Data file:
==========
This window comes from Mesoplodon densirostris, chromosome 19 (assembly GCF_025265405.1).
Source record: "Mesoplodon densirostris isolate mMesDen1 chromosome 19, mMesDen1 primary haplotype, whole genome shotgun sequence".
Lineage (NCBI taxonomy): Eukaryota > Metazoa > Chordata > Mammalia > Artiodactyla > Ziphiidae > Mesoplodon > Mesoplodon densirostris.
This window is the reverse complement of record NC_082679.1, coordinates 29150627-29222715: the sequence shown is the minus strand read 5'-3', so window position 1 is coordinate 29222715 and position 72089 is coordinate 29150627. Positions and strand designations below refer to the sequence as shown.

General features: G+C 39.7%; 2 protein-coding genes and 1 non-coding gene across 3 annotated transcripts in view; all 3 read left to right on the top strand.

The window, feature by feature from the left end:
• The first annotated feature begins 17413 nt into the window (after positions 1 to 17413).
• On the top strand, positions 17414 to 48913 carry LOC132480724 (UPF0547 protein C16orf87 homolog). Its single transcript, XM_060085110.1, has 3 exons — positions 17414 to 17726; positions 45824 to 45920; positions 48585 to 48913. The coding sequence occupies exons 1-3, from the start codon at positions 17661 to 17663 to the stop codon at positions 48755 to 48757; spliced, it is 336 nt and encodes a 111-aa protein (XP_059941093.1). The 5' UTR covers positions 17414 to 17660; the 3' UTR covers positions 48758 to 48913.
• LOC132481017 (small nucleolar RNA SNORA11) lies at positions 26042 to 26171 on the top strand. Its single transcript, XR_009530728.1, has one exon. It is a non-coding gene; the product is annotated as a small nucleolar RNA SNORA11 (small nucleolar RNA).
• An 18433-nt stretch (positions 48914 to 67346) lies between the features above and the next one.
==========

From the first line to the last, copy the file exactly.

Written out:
This window comes from Mesoplodon densirostris, chromosome 19 (assembly GCF_025265405.1).
Source record: "Mesoplodon densirostris isolate mMesDen1 chromosome 19, mMesDen1 primary haplotype, whole genome shotgun sequence".
Lineage (NCBI taxonomy): Eukaryota > Metazoa > Chordata > Mammalia > Artiodactyla > Ziphiidae > Mesoplodon > Mesoplodon densirostris.
This window is the reverse complement of record NC_082679.1, coordinates 29150627-29222715: the sequence shown is the minus strand read 5'-3', so window position 1 is coordinate 29222715 and position 72089 is coordinate 29150627. Positions and strand designations below refer to the sequence as shown.

General features: G+C 39.7%; 2 protein-coding genes and 1 non-coding gene across 3 annotated transcripts in view; all 3 read left to right on the top strand.

The window, feature by feature from the left end:
• The first annotated feature begins 17413 nt into the window (after positions 1 to 17413).
• On the top strand, positions 17414 to 48913 carry LOC132480724 (UPF0547 protein C16orf87 homolog). Its single transcript, XM_060085110.1, has 3 exons — positions 17414 to 17726; positions 45824 to 45920; positions 48585 to 48913. The coding sequence occupies exons 1-3, from the start codon at positions 17661 to 17663 to the stop codon at positions 48755 to 48757; spliced, it is 336 nt and encodes a 111-aa protein (XP_059941093.1). The 5' UTR covers positions 17414 to 17660; the 3' UTR covers positions 48758 to 48913.
• LOC132481017 (small nucleolar RNA SNORA11) lies at positions 26042 to 26171 on the top strand. Its single transcript, XR_009530728.1, has one exon. It is a non-coding gene; the product is annotated as a small nucleolar RNA SNORA11 (small nucleolar RNA).
• An 18433-nt stretch (positions 48914 to 67346) lies between the features above and the next one.